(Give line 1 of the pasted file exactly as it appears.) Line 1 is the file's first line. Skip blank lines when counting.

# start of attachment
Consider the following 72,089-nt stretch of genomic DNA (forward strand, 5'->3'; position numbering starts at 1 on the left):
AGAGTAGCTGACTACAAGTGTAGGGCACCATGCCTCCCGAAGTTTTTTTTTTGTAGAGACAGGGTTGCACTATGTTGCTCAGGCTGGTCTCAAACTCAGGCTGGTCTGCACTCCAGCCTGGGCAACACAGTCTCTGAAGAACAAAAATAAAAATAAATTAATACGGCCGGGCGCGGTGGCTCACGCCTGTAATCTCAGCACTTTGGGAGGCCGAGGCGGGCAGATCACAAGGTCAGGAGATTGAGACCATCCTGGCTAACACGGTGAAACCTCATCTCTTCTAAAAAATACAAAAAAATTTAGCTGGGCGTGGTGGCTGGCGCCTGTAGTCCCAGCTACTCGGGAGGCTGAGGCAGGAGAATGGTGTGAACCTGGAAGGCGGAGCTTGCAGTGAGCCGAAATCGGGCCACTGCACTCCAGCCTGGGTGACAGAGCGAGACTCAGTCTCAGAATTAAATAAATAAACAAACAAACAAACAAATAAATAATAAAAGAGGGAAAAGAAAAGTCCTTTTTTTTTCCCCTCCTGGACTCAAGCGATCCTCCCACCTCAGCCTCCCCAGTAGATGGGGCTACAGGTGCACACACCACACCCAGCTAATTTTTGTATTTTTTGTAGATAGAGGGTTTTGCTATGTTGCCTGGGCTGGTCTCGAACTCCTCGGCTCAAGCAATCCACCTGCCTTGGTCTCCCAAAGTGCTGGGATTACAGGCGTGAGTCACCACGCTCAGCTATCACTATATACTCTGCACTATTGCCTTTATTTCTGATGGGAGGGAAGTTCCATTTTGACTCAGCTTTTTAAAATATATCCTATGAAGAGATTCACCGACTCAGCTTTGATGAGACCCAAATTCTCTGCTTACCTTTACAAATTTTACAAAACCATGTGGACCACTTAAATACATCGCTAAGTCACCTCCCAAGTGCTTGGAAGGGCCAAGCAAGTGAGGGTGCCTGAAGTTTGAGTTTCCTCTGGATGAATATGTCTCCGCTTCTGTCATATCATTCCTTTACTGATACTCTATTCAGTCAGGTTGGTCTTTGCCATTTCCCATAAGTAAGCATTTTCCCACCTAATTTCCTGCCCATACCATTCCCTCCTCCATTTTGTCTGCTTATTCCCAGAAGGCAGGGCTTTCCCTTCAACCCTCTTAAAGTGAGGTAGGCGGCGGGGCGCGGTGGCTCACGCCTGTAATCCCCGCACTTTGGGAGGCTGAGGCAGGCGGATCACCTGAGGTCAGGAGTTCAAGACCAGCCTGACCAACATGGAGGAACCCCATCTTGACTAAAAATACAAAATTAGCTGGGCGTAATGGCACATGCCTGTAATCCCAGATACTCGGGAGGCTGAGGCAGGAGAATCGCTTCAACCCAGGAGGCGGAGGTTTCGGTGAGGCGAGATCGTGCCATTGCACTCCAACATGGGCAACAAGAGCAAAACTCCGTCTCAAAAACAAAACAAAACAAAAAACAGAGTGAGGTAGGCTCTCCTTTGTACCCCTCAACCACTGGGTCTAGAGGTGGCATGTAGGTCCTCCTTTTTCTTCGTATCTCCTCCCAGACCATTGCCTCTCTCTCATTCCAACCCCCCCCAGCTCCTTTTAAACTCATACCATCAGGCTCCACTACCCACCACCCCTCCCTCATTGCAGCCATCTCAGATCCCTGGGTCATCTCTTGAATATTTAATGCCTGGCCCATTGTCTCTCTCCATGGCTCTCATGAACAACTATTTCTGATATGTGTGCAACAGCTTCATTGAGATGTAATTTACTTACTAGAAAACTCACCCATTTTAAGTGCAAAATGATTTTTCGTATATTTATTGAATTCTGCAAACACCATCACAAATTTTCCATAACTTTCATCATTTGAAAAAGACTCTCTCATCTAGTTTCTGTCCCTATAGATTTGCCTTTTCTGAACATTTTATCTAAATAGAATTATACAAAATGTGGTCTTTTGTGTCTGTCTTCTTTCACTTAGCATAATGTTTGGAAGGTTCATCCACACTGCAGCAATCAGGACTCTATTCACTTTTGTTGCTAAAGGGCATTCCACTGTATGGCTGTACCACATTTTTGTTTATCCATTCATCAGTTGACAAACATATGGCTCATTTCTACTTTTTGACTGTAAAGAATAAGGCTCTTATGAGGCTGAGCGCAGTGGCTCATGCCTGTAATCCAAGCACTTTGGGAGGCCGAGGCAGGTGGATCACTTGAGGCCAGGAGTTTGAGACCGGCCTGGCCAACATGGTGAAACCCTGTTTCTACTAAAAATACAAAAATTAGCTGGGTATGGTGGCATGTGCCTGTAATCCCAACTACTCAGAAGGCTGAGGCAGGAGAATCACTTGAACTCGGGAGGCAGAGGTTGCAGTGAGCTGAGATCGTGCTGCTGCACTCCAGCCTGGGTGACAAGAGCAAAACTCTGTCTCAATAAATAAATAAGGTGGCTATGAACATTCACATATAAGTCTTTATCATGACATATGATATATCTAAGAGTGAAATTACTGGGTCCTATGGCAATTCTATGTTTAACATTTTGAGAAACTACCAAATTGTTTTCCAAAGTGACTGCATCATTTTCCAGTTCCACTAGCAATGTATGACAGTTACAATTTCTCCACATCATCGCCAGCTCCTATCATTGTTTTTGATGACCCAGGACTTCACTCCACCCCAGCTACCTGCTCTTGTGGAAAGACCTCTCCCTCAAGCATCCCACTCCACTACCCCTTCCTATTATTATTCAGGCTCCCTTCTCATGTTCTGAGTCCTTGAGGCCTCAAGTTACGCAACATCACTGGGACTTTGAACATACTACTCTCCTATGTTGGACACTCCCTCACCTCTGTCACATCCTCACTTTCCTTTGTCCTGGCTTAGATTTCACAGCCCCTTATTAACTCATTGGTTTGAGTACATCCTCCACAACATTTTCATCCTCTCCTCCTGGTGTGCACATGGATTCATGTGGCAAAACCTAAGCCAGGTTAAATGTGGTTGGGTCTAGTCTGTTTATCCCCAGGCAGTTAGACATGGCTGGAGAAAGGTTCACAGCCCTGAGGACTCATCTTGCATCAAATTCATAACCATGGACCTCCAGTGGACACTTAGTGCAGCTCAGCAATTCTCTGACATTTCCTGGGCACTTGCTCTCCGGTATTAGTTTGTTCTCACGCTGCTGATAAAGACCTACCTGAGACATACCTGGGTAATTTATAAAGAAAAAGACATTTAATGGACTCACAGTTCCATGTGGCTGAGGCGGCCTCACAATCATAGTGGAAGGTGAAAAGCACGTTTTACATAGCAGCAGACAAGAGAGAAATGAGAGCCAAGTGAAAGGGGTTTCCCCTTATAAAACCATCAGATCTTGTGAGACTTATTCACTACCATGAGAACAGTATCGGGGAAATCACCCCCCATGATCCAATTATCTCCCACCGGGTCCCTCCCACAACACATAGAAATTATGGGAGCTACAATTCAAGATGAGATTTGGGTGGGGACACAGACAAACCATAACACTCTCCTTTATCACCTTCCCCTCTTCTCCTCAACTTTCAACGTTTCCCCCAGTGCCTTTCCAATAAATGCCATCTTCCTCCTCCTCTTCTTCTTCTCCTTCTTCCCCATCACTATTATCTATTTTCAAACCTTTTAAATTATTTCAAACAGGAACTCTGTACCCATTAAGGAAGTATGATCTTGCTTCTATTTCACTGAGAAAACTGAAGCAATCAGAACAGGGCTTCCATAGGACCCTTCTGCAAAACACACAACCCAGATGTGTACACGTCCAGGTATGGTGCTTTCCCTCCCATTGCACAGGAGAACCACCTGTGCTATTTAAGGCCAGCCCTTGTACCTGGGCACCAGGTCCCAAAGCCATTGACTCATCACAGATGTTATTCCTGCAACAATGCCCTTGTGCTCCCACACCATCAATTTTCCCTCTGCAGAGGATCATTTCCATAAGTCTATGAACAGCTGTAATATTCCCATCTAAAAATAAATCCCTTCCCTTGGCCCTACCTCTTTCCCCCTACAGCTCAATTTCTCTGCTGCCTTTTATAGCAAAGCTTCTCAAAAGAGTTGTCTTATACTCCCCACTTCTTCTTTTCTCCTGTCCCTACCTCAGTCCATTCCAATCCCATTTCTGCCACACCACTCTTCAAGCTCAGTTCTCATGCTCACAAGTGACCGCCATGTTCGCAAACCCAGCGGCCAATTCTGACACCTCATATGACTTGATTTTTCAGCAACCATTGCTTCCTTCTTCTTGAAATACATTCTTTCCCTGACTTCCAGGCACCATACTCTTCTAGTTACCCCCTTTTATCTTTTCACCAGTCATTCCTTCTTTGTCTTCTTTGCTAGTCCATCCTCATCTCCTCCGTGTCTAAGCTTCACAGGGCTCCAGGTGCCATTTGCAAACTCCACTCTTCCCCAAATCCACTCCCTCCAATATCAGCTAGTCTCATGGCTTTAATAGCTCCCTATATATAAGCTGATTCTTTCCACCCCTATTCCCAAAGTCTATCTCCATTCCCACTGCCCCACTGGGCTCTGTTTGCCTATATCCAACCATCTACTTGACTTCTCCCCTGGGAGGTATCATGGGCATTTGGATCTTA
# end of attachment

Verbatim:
Consider the following 72,089-nt stretch of genomic DNA (forward strand, 5'->3'; position numbering starts at 1 on the left):